Nicaragua is a more extreme case. All media queries funnel through Daniel Ortega’s wife, Rosario Murillo. On two trips there since mid-2010, I emailed her _ no response _ and hunted for the government communications office. Guess what? No listed phone number. I called the state-owned Radio Nicaragua. They said they didn’t have Murillo’s number. I called the president’s office and the FSLN party office and got no help. Murillo is the spokeswoman but there’s no way to contact her. Yes, we have no bananas.

Martinelli (rich businessman to the political right) and Ortega (now a rich businessman in the camp of Venezuela’s Hugo Chavez) are far apart on the political spectrum. But both share reasons for not wanting to pesky questions.

Martinelli is seeking to remake his nation with huge projects, such as a $1.8 billion metro system and a coastal causeway. Yet he’s faced questions about nepotism, corruption and his ties to an Italian fixer for former Prime Minister Silvio Berlusconi. He’s also been hostile to reporters. In April at a news conference, he suggested one reporter was on drugs. The remark triggered a street march and a subsequent apology from the president. Libel and slander suits are on the rise in Panama. Three TV journalists were acquitted this week of showing a video of a police officer allegedly seeking a bribe. A mystery video also appeared earlier this month YouTube 10 days ago launching unsubstantiated attacks on Santiago Cumbrera, an investigative reporter for La Prensa, who has been delving into corruption issues.

In Nicaragua, Ortega and his supporters are buying up control of private television stations. Ortega receives upwards of $500 million a year in subsidies from Venezuela. The money is largely off the books. Will taxpayers be required to repay any of this money? Is it a loan or gift or what? Until Ortega decides that it’s in the interest of the public to know, these kinds of questions go unanswered. And Murillo won’t be listing her phone number.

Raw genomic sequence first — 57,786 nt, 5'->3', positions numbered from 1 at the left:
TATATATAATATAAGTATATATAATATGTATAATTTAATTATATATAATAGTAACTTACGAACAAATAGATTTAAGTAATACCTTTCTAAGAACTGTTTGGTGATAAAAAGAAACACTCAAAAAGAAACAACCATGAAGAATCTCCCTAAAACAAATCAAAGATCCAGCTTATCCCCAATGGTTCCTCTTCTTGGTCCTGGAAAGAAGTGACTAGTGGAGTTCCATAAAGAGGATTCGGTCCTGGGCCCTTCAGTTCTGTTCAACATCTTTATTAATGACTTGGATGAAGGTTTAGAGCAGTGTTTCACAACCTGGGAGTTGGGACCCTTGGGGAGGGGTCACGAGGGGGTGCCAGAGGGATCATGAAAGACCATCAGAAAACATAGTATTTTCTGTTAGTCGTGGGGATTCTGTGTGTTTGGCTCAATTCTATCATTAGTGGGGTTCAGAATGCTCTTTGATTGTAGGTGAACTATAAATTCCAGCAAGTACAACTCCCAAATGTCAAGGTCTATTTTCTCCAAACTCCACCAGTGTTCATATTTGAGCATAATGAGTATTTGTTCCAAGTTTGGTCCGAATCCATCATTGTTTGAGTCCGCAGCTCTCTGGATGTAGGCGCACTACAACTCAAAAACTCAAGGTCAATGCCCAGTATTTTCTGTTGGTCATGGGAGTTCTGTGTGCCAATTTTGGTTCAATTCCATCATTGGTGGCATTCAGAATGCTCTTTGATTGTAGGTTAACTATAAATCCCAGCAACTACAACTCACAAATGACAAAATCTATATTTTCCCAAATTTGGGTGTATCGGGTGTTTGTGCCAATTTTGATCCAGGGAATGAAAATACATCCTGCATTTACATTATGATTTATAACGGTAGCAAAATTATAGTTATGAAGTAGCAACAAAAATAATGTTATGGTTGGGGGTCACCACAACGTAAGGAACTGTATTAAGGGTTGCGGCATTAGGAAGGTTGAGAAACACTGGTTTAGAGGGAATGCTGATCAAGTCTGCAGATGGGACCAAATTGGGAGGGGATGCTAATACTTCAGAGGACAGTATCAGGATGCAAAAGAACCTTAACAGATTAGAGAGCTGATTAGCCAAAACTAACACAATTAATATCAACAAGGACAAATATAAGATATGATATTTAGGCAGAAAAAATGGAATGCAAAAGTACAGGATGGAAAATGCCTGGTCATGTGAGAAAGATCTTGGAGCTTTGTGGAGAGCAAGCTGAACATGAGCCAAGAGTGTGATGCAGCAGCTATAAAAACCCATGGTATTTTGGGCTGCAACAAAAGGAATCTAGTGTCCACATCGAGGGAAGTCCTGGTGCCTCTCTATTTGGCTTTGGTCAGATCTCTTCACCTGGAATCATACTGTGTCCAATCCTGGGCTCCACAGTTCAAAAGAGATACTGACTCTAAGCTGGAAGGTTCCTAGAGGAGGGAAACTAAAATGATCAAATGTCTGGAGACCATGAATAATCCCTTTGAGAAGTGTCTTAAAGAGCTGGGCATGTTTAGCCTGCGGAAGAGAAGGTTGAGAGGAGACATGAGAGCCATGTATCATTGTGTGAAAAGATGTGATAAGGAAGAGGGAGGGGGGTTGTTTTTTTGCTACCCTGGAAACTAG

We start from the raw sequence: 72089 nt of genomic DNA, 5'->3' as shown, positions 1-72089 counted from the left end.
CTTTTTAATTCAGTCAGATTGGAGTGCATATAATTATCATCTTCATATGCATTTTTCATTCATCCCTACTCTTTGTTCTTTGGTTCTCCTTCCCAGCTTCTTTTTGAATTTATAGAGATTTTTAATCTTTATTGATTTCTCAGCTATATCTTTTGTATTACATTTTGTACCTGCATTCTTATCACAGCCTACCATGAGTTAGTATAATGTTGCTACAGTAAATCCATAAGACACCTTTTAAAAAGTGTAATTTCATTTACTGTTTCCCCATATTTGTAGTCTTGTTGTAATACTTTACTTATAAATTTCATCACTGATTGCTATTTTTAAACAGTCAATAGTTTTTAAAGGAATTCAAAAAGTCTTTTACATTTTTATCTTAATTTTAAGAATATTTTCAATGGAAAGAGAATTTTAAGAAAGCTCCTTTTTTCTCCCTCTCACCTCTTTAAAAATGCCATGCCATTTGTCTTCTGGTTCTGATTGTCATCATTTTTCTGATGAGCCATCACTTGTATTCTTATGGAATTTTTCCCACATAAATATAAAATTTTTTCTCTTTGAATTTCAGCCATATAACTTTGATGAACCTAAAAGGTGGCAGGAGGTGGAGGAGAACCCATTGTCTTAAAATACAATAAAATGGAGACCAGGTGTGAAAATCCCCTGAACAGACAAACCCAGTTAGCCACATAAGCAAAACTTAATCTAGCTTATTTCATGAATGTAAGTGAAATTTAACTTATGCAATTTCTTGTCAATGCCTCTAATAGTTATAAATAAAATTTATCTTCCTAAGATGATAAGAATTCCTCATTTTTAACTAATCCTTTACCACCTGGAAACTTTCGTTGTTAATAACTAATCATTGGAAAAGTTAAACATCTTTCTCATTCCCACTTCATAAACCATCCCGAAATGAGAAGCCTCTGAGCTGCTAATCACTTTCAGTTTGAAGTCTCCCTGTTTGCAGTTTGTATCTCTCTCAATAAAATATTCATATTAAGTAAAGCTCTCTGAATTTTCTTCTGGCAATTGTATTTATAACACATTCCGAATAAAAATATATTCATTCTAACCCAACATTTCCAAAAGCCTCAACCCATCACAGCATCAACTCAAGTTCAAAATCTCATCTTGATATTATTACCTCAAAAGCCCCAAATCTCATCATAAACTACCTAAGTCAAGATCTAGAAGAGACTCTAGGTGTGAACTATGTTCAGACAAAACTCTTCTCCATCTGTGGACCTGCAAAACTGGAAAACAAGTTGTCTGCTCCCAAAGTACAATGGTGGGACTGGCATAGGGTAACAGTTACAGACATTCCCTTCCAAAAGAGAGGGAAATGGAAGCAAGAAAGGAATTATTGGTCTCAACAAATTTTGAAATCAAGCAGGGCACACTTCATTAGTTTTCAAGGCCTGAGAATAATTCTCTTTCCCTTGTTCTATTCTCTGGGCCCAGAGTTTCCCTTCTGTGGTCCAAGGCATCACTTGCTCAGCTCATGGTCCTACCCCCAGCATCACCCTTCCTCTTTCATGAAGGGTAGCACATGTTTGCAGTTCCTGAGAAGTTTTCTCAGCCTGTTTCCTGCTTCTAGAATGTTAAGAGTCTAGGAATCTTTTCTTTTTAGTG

A new iconic landmark in Panama

Think Panama, and certainly the canal comes to mind. But soaring modern architecture should, too. There’s the new Trump Tower that seems vaguely similar to the Burj Al Arab in Dubai, a building that takes inspiration from a sail. 

Then there is the “screw,” the Revolution Tower that some have dubbed the “twist-scraper” because it is a 52-story structure coiling upward like a corkscrew. 

Panama now has 11 buildings that are 70 stories or taller, and dozens just slightly smaller. Comparisons to Dubai and Singapore are not out of line. 

But in my mind, after five days in the city, the most transformative piece of work is far more diminutive in scale. And its construction marks the arrival of Frank Gehry to Latin America. Gehry, of course, is the Pritzker Prize-winning architect of such iconic buildings as the Guggenheim Museum in Bilbao, the Disney Concert Hall in Los Angeles, the Toledo Museum of Art in Ohio, and the Rasin building in Prague. He’s been called the most influential architect of our times.

His buildings lean, twist, contort and crumple. They are full of extraordinary color.